Local organizations like this are important parts of both the Christian Coalition and Focus. Both rely on grassroots support, and these groups provide a local contact point between local supporters and the national organizations.The groups affiliated with Focus are actually fairly autonomous, often starting out as free-standing organizations that then tap into Focus for advice and support.

The move, which is being resisted by the Christian Coalition's national headquarters, was made in the wake of a decade-long dispute with the IRS, according to the Frederick News-Post. But it seems like it's another pretty clear sign of who's rising and who's falling in the politically-charge world of evangelicalism.

Robertson reached his zenith nearly two decades ago, when he was influential and respected enough to make a run at the United States presidency in 1988. But in recent years, some evangelicals feel he's been more of an embarrassment. Most recently, he suggested that Israeli Prime Minister Ariel Sharon's recent stroke was a judgment from God, and he also appeared to suggest that Venezuelan president Hugo Chavez should be assassinated.

Focus on the Family has its own bevy of critics, of course. Its founder James Dobson has defended himself on a variety of fronts in recent years. But these days, at least when it comes to politically active evangelicalism, Dobson's the man. As the influence of Robertson and Jerry Falwell wane, and with up-and-coming leaders seemingly less willing to adhere solely to the Religious Right's party line, I have a feeling we'll be hearing a lot from Dobson in the months to come. And lots of conservative Christians will be listening.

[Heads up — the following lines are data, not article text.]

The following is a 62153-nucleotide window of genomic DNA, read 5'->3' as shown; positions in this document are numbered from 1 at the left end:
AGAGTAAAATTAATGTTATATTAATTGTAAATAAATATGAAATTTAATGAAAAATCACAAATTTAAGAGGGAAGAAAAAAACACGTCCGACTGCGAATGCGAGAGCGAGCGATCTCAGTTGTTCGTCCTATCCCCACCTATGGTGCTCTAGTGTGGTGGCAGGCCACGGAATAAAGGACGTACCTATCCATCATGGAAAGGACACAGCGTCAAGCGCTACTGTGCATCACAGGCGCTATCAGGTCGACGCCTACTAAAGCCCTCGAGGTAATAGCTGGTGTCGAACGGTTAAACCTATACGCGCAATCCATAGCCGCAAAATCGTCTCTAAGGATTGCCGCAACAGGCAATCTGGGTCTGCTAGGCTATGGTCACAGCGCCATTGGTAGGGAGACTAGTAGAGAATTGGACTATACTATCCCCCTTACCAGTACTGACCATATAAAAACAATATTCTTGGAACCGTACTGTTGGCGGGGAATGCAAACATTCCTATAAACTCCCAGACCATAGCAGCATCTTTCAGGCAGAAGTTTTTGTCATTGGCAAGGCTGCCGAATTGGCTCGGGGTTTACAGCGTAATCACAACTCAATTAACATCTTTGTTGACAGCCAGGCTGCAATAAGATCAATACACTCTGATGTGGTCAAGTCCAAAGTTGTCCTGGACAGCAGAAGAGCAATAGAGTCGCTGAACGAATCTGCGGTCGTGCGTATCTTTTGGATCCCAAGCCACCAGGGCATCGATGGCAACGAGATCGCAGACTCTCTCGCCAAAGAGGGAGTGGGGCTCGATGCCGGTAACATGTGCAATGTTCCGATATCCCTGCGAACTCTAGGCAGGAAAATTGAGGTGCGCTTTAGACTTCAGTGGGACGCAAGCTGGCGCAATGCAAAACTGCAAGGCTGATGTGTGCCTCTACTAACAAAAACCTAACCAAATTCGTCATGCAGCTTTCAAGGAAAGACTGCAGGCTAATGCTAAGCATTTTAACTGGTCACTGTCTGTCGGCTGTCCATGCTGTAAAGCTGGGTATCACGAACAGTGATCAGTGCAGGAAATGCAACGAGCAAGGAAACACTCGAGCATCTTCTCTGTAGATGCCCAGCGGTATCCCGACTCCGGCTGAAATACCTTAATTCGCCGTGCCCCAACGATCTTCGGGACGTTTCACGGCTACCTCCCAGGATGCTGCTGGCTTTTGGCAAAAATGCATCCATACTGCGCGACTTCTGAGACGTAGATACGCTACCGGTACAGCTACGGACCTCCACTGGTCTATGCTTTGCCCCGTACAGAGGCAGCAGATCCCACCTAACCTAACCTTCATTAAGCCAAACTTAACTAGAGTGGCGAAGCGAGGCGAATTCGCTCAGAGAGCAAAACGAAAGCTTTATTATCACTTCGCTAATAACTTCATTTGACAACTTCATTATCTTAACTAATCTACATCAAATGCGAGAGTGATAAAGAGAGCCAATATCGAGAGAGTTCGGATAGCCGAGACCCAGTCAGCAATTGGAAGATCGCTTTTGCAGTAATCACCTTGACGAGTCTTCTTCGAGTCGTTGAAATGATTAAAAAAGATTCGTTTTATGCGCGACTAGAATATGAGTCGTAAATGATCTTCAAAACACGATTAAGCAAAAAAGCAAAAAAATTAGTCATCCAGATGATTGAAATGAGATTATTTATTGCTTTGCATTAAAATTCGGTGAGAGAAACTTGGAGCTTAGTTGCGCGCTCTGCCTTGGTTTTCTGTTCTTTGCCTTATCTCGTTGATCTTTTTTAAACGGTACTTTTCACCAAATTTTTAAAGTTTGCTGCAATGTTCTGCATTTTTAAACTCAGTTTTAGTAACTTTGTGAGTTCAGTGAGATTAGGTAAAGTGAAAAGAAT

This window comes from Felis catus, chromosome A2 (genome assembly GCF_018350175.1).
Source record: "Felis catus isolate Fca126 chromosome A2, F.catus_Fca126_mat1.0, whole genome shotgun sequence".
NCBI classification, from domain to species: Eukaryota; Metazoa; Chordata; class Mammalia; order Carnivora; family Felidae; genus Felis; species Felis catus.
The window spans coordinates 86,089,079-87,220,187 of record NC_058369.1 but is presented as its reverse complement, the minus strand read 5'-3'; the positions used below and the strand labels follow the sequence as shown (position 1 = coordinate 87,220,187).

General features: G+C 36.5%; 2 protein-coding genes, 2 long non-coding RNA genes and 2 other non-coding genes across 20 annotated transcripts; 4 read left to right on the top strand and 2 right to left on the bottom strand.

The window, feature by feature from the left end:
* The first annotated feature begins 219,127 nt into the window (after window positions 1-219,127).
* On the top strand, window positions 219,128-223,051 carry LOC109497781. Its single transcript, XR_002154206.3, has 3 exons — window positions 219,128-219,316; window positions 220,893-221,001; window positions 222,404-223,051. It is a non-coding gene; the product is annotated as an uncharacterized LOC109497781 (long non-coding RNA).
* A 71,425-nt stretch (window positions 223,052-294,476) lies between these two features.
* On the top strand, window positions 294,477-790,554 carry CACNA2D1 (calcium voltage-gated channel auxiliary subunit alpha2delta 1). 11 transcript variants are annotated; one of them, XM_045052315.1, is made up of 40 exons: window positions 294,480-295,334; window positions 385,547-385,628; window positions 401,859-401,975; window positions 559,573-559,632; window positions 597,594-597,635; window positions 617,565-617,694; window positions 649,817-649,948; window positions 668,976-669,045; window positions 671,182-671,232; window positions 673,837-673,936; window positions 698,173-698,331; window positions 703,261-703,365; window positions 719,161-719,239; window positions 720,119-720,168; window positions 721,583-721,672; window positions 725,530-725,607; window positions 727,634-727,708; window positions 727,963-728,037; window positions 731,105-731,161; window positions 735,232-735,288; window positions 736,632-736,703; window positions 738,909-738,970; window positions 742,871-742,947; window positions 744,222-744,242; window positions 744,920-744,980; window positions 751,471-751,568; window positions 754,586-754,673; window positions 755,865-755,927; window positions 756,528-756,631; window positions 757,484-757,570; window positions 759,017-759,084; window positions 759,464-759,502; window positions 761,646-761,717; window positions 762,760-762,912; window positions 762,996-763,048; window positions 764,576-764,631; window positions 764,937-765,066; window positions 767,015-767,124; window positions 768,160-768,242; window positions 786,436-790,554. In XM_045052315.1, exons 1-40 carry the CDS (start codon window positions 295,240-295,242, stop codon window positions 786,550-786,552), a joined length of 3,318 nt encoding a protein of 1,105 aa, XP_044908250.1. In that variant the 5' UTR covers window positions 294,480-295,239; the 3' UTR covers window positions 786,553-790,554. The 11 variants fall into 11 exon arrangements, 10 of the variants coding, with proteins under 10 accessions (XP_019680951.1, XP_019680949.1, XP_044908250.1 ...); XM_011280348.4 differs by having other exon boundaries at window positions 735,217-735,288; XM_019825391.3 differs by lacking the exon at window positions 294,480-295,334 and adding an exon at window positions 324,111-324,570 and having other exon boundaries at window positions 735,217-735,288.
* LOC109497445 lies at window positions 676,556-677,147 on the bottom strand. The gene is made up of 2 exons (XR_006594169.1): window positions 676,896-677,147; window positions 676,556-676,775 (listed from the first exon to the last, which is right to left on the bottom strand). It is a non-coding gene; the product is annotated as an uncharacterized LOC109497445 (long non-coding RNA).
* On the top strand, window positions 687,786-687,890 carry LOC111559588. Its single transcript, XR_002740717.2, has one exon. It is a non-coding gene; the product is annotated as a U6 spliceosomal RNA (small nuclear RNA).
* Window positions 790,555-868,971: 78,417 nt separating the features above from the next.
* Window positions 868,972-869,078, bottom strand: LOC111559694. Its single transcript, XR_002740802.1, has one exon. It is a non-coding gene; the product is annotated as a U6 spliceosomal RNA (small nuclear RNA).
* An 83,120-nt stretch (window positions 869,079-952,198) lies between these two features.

Tuesday, April 25, 2006

Old Europe looks at New Life

A Gazette reporter here sent me a pretty interesting link to the Web site of a Belgian photographer. Johann Rousselot spent time at our city's largest church, the 14,000-member New Life Church, to examine the evangelical movement. He's thrown some of his shots together in a slide show.

He notes how young all these folks pictured are. It's like a faith-filled GAP ad.